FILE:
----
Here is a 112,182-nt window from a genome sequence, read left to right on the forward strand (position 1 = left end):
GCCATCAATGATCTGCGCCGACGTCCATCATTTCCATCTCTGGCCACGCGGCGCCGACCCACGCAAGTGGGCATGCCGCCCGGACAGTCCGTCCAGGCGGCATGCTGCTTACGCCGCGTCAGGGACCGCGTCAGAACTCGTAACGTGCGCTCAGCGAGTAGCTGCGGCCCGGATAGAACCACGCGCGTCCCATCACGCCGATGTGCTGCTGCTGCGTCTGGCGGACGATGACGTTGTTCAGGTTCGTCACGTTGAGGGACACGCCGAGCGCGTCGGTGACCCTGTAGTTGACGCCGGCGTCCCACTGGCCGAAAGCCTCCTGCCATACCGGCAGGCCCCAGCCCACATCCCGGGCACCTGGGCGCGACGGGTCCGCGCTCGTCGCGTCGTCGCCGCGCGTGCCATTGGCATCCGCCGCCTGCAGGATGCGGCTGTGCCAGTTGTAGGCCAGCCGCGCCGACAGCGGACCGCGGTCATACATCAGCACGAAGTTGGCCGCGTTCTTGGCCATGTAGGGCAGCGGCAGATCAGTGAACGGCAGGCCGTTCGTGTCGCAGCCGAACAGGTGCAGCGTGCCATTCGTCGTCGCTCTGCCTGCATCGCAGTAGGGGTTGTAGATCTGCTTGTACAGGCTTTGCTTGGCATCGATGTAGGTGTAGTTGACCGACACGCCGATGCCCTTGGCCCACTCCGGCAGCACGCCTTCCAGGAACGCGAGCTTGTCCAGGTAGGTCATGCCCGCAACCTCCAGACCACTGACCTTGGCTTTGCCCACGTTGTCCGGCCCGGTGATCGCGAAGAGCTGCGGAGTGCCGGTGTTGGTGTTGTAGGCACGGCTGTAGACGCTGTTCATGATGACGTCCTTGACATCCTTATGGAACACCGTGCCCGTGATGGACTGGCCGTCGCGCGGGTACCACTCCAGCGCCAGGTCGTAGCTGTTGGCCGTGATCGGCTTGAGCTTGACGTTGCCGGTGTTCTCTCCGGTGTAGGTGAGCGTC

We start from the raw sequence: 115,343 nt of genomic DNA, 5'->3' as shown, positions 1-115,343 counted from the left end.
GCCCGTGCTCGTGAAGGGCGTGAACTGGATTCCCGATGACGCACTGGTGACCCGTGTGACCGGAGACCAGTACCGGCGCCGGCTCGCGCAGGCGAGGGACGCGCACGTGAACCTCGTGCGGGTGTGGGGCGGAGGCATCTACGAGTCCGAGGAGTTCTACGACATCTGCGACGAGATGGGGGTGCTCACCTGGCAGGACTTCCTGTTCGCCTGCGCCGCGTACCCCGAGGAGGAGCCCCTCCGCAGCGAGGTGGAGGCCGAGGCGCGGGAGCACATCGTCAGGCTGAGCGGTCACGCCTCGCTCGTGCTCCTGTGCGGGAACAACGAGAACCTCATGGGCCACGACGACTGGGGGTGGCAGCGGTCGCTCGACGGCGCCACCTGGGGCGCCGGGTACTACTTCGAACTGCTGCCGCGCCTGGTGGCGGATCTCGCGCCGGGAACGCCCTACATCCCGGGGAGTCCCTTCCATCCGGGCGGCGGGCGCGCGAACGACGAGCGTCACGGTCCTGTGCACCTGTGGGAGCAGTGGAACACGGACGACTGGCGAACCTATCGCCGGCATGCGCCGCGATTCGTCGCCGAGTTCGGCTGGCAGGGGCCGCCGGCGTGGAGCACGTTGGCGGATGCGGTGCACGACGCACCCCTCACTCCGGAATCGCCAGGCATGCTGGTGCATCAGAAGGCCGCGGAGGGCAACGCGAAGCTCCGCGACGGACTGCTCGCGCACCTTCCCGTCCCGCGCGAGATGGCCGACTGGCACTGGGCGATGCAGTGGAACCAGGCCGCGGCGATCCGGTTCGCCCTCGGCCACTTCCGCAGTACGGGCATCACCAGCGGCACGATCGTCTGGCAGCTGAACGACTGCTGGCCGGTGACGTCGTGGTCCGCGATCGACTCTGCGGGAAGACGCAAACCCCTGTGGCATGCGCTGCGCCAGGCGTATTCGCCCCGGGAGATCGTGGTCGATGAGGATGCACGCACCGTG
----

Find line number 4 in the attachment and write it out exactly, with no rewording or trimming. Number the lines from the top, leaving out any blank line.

GCCCGTGCTCGTGAAGGGCGTGAACTGGATTCCCGATGACGCACTGGTGACCCGTGTGACCGGAGACCAGTACCGGCGCCGGCTCGCGCAGGCGAGGGACGCGCACGTGAACCTCGTGCGGGTGTGGGGCGGAGGCATCTACGAGTCCGAGGAGTTCTACGACATCTGCGACGAGATGGGGGTGCTCACCTGGCAGGACTTCCTGTTCGCCTGCGCCGCGTACCCCGAGGAGGAGCCCCTCCGCAGCGAGGTGGAGGCCGAGGCGCGGGAGCACATCGTCAGGCTGAGCGGTCACGCCTCGCTCGTGCTCCTGTGCGGGAACAACGAGAACCTCATGGGCCACGACGACTGGGGGTGGCAGCGGTCGCTCGACGGCGCCACCTGGGGCGCCGGGTACTACTTCGAACTGCTGCCGCGCCTGGTGGCGGATCTCGCGCCGGGAACGCCCTACATCCCGGGGAGTCCCTTCCATCCGGGCGGCGGGCGCGCGAACGACGAGCGTCACGGTCCTGTGCACCTGTGGGAGCAGTGGAACACGGACGACTGGCGAACCTATCGCCGGCATGCGCCGCGATTCGTCGCCGAGTTCGGCTGGCAGGGGCCGCCGGCGTGGAGCACGTTGGCGGATGCGGTGCACGACGCACCCCTCACTCCGGAATCGCCAGGCATGCTGGTGCATCAGAAGGCCGCGGAGGGCAACGCGAAGCTCCGCGACGGACTGCTCGCGCACCTTCCCGTCCCGCGCGAGATGGCCGACTGGCACTGGGCGATGCAGTGGAACCAGGCCGCGGCGATCCGGTTCGCCCTCGGCCACTTCCGCAGTACGGGCATCACCAGCGGCACGATCGTCTGGCAGCTGAACGACTGCTGGCCGGTGACGTCGTGGTCCGCGATCGACTCTGCGGGAAGACGCAAACCCCTGTGGCATGCGCTGCGCCAGGCGTATTCGCCCCGGGAGATCGTGGTCGATGAGGATGCACGCACCGTG